La profesora Juana Sánchez-Gey habló del origen del contenido del libro, que fueron unas conferencias impartidas por Fernando Rielo en varias universidades españolas en el año 1977 sobre el don de la fe.  Destacó la original forma en la que el autor presenta a Cristo ante un auditorio contemporáneo, invitando a descubrir la relación personal del ser humano con Dios, y de qué manera actúa. En este sentido Fernando Rielo invita a adentrarse en la vivencia de la unión mística, que junto con el gozo, asume el dolor y hace suyo el mandamiento del amor dado por Cristo.

Al finalizar el acto hubo un ameno coloquio, comentarios y agradecimientos, que dejaron palpable un gran interés por parte del público.


Fernando Rielo mystic poetry award gathers great poets in Rome

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With the book of poetry entitled Triptych, the young Spanish poet Izara Batres (Madrid, 1982) has been awarded the Fernando Rielo World Prize for Mystical Poetry, in the ceremony held on December 14th at the Spanish Embassy to the Holy See. The Prize endowment consists of Euros 7,000 as well as publication of the winning work and a commemorative medal. The winner holds a doctorate from Madrid’s Complutense University, has published five books and poetic anthologies that include works that have already received several literary prizes. Her unpublished collection Triptych soared above the remaining nine finalists, among whom were renowned poets, including an academician of the Spanish Language, who presented poetic works notable for both technical expertise and intense lived experience.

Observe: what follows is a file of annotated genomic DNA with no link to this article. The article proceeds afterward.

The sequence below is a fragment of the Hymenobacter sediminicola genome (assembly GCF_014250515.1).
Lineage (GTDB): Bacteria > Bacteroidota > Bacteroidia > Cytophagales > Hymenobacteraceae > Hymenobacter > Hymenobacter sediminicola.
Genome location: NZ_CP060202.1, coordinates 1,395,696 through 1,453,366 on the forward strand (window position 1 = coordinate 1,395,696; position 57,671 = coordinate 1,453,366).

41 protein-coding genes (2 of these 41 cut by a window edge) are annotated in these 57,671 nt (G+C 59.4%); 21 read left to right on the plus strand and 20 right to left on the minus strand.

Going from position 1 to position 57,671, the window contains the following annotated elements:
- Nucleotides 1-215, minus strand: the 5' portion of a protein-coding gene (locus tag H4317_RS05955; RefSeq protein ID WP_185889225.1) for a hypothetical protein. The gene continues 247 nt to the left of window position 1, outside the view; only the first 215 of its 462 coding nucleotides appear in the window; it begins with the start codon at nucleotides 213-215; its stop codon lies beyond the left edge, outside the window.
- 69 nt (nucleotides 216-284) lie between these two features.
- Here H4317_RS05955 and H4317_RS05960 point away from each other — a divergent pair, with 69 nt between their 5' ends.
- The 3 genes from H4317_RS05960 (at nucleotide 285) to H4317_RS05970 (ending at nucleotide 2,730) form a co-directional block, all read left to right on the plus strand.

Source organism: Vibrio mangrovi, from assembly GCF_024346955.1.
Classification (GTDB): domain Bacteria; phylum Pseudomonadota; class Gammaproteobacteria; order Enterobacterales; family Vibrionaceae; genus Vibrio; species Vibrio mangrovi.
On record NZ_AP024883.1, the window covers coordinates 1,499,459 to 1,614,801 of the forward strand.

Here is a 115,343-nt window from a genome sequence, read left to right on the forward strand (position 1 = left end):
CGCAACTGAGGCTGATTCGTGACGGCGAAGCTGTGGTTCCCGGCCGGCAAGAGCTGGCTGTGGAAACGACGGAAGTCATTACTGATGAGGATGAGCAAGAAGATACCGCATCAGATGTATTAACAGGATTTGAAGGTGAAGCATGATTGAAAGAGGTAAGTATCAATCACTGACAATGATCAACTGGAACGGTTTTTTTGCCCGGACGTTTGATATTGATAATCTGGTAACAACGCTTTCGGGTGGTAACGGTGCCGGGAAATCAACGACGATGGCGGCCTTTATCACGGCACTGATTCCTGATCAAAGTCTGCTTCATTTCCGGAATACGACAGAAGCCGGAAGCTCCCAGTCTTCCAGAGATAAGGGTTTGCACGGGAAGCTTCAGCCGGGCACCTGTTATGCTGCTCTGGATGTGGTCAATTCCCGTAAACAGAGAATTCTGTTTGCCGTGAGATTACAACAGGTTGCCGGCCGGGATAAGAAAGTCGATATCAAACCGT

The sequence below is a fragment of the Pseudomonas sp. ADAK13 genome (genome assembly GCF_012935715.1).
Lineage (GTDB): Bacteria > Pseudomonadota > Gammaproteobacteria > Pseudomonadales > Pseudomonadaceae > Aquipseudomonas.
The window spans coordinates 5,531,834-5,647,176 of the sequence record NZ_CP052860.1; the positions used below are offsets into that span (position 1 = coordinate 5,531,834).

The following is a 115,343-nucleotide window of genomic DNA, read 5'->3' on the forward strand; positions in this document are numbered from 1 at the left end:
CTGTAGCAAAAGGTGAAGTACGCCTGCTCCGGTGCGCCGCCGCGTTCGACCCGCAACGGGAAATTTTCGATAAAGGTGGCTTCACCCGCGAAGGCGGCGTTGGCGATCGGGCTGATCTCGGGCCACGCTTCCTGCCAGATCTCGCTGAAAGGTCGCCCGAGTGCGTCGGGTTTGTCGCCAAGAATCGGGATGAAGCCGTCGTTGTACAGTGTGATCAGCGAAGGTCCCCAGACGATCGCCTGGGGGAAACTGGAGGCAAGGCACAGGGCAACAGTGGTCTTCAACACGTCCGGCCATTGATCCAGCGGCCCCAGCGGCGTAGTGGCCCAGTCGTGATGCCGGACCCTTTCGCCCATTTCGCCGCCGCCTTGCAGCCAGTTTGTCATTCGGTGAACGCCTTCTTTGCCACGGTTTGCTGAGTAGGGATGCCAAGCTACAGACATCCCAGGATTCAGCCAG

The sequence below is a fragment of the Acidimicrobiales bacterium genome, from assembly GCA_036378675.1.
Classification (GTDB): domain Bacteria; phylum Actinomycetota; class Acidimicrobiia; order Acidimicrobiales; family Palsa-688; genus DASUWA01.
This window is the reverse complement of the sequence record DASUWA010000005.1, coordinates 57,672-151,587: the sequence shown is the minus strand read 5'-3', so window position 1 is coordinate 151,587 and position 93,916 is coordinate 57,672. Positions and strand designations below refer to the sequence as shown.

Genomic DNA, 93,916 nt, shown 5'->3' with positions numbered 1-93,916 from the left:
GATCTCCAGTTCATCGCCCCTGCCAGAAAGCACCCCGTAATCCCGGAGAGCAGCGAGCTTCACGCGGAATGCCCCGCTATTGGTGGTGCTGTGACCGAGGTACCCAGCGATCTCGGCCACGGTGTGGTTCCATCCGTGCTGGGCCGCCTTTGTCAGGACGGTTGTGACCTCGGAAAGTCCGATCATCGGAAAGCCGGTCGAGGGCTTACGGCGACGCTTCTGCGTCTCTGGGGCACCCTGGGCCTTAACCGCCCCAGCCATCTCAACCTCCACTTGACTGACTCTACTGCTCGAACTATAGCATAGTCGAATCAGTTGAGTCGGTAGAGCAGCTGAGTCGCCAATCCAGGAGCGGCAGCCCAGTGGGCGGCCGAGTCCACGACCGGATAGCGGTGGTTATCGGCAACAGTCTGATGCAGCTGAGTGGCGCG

According to the Prize Jury, “her work transfigures the experience of suffering, using precise poetic language, free from useless expression, bare and transparent, to convert it into the channel of encounter with a God to whom the poetess clings feverishly: “It was necessary to die in love / and in pain / to see you, to see me, / to know who I was.” Her lyrical voice maintains a firm, forceful, sincere tone, without falling into either uprooted lament or despair, because the intensity of the suffering is transformed into imploring and trusting expressions of love: “I feel your hand, blue and sweet, over my wound.” In the end, the tenderness of love overwhelms the suffering, the purification, in a pure ecstasy of lights: “I look for the heaven of your virtue in the dazzling tenderness / of the springtime / that is born in your hands.” It also makes us partakers of inspiration in the intimate experience of grace: “I know that God is dictating my verses, / I know that you are here / and beyond this body and this pulse, the bond imposes its meaning, / I feel you in the soul.”

The names of the remaining finalists are as follows: from Spain, Alfonso Crespo Hidalgo
(Córdoba), Antonio Díaz Tortajada (Valencia), Francisco Jiménez
Carretero (Albacete), Elena Martín Otín (Madrid), and Virginia Sánchez Nuño
(Ciudad Real); from El Salvador, Carmen González Huguet (Cuscatlán), and
Claudia Lorena Parada Turcios (San Salvador); from Argentina, Cledia Teresa
Báez (Bahía Blanca); and from Poland, Elzbieta Buczkowska (Zabrze).

The Jury was presided over by the literary critic José Mª. López Sevillano (Spain), Permanent Secretary of the Prize; Rafael Fernández Hernández (Spain), tenured Professor of Literature at the University of La Laguna; Arnaldo Colasanti (Italy), poet and literary critic; David G. Murray (U.S.A.), literary critic and specialist in English philology; and Alberto Giralda Cid (Spain), literary critic.

During the Award event, after the greeting of the Spanish Ambassador to the Holy See, His Excellency Eduardo Gutiérrez Sáenz de Buruaga, there was the address by the President of the Committee of Honor, His Eminence Marc Cardinal Ouellet, Prefect of the Congregation for Bishops, who underscored the importance of the Prize as a message of hope to contemporary human beings, presently divided among so many discordant languages ​​and unable to hear the cry of their own heart thirsting for God. He stated that mystical poetry promotes Truth, Goodness, and Beauty and is realized in an absolute way in God, but is present in every person, apart from geographic, ethnic and religious boundaries.